Explaining the premise of Black Mirror to the uninitiated is tricky. Series without a through line never lend themselves to a run-down as easily as a one-hour network drama, but Black Mirror, the British Channel 4 original that now lives on Netflix, is beyond. Some episodes are dystopian, others idyllic; some seem to be decades in the future and a few could have happened last week. The one surety I’d tell people (and have, at least a half dozen, as I coax them into trying one of my TV go-tos) is that it will make you think. A lot.
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With season four landing on Netflix today, the timing was right to do the favor of highlighting which episodes you should start with. If you’re into them, the full canon is definitely worthwhile (but also worthwhile: understanding that you probably will be upset, disgusted, maybe even nauseated—hi!—by some of the stuff that goes down).
Since diving in with an unvetted episode is the surest way not to become a Black Mirror superfan, here are the five eps to start with (listed in the order they debuted)…because skip episode 1, seriously.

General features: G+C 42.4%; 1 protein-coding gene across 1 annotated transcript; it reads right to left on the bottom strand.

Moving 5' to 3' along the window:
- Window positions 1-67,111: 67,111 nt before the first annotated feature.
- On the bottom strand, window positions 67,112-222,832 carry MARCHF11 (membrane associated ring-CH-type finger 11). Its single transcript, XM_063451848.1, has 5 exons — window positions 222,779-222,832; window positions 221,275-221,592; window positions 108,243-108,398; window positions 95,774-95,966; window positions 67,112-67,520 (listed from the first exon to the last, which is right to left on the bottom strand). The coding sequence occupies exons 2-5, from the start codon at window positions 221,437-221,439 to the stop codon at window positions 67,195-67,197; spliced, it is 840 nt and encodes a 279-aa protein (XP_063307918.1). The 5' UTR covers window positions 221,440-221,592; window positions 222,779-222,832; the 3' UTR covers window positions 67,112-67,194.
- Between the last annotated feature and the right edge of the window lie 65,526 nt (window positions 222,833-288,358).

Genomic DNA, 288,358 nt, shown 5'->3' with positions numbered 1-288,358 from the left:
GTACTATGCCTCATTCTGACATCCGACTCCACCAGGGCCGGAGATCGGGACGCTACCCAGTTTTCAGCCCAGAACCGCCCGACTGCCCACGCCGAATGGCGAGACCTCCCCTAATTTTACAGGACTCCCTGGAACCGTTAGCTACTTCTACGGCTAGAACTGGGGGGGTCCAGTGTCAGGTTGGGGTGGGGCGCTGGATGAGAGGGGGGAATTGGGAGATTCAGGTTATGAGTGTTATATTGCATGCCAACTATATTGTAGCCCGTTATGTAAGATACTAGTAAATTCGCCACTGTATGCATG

Season 1, episode 3: “The Entire History of You”
In a setting that feels utterly representative of today, implants allow everyone to record everything that happens to them. It becomes way too easy to literally replay moments over and over again, harmlessly obsessing over them but also noticing things that slipped by the first time.
Season 2, episode 2: “White Bear”
There’s a “what the heck is happening?” feeling throughout 95% of this episode that appeals to mystery lovers. Like the above, the setting/people/technology feels just like 200-something; the kicker comes at the end when the mystery is finally solved.
Season 3, episode 1: “Nosedive”
Big-name actors reliably pop up in episodes, though up until season 3 they were all Brit stars. Bryce Dallas Howard has the name recognition here and is the perky, picture-perfect striver anyone with an Instagram account will see themselves in in.
Season 3, episode 4: “San Junipero”
Probably the most talked-about recent episode due to its Emmy win for best television movie, “San Junipero” also has the nice distinction of feeling more sweet than terrifying. While the core of the story is definitely futuristic, the ’80s setting (and retro-fabulous beauty and fashion) offers an added bit of visual enjoyment.
Season 3, episode 6: “Hated in the Nation”
The reason I loved “The Entire History of You” is the reason I loved this last bit. It’s smart, feels plausible, and exercises your brain so much that I’d be willing to write a research paper or hold a discussion-group circa undergraduate to chat through it all.